MS: Mandy is clearly a committed celebrity, which was great. Cameroonians took her very seriously.
Q: What do your bosses think about the trip and work?
SS: Aaron Schock is always interested in the insights I bring back from my trips, and we speak very frankly about what’s going right and what’s going wrong and what needs to be done, looking for an enlightened way to help that country to make positive change.
MS: Honda is chair of the House Ethiopia caucus, which I only mention because it is always a struggle in Congress among both parties to raise the flag on all things Africa. The Middle East and Central Asia are often the priority … Any time staff can fact-find, my boss always finds it helpful.
Q: How did you get interested in this issue?
I took a trip maybe three years ago to Southern Sudan with PSI. I was incredibly moved, and I was moved by the stats, and just what a gigantic threat [malaria] was on such a global level, and I decided to take it from there and got involved in it on a much bigger level.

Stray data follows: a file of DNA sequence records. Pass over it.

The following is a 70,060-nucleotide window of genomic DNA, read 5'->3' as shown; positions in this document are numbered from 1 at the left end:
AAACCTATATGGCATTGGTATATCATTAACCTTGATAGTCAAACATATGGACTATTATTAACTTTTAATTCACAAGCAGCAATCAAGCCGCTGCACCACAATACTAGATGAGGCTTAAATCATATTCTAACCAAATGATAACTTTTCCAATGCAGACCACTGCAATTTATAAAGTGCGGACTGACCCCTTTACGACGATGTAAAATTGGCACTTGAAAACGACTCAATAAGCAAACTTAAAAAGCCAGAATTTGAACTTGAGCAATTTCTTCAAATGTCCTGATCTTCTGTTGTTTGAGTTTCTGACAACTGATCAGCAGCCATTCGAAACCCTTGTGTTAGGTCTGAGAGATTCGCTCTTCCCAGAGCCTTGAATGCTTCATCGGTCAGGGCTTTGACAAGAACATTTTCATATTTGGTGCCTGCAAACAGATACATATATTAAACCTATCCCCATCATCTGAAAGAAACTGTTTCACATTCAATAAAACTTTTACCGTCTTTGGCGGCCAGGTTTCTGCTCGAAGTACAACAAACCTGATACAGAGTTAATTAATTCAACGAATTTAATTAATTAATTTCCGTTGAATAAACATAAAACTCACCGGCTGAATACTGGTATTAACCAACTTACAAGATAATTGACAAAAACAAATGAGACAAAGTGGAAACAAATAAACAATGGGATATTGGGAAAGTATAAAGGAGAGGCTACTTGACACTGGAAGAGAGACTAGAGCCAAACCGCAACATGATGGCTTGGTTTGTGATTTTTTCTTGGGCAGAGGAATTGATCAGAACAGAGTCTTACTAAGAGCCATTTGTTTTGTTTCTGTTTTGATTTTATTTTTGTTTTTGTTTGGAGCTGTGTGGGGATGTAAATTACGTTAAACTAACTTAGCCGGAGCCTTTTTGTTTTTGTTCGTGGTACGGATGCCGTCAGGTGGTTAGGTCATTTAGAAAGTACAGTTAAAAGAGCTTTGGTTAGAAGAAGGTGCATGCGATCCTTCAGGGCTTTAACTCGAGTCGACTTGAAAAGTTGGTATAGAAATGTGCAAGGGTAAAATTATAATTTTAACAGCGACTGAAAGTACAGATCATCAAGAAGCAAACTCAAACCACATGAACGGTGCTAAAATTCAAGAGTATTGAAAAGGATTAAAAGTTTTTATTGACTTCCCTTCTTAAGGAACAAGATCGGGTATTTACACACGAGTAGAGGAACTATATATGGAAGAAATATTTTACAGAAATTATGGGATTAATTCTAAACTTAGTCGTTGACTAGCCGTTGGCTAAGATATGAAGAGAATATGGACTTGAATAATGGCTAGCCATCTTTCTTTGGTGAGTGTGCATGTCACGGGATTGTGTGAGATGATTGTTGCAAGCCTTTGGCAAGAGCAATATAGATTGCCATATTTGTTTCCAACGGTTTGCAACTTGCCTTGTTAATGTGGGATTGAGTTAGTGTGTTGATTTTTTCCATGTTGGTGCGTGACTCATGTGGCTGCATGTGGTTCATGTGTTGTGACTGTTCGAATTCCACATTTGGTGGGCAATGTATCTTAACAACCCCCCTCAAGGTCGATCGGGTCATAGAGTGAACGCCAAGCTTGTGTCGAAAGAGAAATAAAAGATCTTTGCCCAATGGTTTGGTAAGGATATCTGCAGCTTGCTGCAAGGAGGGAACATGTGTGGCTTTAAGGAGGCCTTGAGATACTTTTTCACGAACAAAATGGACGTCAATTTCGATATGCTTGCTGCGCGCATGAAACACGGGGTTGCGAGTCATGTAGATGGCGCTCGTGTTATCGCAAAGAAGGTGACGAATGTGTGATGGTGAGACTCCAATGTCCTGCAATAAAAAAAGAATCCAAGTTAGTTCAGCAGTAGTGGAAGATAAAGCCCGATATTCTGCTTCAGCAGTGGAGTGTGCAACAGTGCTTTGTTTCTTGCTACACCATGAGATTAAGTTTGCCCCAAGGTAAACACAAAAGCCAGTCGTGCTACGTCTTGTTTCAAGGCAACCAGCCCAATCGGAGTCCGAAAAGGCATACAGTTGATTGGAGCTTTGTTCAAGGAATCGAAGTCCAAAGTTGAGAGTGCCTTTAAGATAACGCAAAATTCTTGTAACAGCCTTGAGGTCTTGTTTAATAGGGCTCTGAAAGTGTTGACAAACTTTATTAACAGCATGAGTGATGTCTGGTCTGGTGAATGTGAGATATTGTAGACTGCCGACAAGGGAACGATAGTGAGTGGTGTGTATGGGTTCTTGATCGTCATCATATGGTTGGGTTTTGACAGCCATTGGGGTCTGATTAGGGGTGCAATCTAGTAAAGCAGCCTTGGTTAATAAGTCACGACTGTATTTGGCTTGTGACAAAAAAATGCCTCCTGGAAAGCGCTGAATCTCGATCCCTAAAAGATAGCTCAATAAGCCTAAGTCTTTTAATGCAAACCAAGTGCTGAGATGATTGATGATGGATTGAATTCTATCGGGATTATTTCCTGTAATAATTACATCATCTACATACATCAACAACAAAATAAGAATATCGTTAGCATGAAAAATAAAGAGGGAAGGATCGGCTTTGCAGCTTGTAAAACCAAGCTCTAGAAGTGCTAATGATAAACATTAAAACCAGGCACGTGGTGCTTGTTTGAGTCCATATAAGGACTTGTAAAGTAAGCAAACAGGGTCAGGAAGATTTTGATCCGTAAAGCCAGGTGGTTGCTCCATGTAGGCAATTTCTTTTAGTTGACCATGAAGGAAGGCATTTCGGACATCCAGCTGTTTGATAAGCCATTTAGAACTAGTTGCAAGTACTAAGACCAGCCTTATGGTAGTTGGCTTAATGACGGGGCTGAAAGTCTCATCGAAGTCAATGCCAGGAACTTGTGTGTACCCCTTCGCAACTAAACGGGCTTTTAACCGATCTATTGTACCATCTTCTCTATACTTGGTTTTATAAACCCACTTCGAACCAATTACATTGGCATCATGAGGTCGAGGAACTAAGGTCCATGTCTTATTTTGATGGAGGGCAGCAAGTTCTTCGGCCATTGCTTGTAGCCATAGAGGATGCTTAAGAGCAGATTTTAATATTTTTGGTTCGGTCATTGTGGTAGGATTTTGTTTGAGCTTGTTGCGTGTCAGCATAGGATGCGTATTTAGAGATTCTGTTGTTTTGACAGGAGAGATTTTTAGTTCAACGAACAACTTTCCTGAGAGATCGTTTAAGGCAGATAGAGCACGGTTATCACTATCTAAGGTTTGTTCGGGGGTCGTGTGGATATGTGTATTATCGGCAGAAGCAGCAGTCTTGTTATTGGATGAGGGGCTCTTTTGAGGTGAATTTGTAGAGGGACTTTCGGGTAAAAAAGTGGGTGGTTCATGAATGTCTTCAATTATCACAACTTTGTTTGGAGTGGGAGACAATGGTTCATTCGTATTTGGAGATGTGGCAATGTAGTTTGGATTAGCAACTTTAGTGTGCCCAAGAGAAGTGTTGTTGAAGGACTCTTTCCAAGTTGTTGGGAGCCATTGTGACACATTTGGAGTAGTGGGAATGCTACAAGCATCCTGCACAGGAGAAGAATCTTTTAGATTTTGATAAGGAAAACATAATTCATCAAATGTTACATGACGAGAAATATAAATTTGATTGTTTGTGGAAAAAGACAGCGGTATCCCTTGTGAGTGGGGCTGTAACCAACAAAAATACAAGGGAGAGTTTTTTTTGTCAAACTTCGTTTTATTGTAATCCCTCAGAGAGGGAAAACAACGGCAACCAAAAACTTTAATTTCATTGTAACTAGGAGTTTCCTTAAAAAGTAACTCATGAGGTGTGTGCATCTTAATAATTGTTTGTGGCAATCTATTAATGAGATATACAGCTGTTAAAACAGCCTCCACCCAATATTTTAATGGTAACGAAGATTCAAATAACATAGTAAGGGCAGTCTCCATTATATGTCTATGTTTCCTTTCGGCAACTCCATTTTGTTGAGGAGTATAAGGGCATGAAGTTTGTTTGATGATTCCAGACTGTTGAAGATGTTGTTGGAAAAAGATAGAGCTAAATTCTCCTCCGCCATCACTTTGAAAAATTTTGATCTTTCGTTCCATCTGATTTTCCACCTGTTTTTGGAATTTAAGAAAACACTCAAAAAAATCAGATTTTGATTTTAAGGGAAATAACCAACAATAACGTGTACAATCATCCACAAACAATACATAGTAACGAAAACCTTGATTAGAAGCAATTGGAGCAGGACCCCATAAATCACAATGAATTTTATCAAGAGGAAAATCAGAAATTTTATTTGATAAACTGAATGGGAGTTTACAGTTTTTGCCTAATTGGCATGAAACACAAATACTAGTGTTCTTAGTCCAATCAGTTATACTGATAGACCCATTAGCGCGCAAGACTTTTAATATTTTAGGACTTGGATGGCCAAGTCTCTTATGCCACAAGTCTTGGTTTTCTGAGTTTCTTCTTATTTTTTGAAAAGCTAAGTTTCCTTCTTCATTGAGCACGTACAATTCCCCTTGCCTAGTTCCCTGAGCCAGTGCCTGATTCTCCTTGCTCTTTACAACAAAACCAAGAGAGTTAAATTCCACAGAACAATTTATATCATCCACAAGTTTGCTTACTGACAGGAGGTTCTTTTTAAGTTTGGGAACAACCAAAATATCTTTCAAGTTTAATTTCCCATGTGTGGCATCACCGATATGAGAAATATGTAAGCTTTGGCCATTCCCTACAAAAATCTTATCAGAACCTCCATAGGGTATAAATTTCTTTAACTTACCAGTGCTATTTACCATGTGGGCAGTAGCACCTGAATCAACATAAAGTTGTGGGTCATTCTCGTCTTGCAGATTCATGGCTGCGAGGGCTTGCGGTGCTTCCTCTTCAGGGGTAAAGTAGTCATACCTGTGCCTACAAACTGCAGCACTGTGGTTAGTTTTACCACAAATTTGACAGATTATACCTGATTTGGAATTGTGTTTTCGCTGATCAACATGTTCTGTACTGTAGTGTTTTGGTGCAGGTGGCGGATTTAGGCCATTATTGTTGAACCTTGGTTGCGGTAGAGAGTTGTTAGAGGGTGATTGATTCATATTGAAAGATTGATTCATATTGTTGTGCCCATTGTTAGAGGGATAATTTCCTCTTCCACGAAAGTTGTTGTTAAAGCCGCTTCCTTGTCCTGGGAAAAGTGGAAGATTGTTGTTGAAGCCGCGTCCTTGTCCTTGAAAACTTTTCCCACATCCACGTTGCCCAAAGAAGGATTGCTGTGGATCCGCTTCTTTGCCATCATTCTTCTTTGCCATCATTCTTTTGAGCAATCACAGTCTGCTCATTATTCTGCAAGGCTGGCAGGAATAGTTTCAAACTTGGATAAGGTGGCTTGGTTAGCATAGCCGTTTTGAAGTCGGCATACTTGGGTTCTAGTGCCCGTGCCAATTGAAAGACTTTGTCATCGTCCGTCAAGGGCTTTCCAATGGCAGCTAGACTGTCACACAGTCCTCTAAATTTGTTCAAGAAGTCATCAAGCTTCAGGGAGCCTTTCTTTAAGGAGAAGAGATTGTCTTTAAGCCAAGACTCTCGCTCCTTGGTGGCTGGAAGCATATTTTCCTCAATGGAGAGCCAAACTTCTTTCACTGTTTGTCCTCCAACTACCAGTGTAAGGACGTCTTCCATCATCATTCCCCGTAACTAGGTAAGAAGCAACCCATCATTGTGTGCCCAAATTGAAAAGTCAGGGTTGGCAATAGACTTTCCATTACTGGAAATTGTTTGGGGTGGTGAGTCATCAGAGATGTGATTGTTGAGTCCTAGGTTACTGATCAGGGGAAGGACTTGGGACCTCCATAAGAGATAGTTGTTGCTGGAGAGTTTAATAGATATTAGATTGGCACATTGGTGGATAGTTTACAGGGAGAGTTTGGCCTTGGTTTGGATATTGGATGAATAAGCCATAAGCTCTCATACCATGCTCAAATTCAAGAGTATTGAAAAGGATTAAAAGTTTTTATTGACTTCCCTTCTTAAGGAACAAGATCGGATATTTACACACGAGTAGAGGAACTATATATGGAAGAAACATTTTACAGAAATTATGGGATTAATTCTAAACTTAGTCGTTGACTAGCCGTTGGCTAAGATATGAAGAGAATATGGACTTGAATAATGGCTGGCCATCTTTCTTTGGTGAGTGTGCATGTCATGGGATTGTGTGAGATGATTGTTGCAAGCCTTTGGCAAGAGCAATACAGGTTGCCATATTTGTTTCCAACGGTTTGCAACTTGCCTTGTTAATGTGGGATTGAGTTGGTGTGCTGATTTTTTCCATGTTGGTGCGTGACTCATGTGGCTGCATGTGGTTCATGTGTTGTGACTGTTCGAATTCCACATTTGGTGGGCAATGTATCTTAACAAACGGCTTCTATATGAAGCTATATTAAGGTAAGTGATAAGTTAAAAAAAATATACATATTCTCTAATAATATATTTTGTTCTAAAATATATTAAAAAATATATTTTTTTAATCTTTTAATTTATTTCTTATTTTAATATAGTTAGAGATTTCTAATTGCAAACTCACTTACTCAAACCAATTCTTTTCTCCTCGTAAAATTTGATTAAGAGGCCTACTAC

I had been [yearning] and searching for something to do. I’m so lucky to get to do what I do, but it’s not the end-all be-all for me. I felt really out of balance in my life.
Q: Why did you decide to go with a congressional staff delegation? What was that like?
I liked it in particular because the questions that they asked were a little bit more pointed. I was surprised by the questions that they asked. The staffers have some tougher questions, and it was interesting to see the questions that the government answered and the questions that the government skipped over a bit.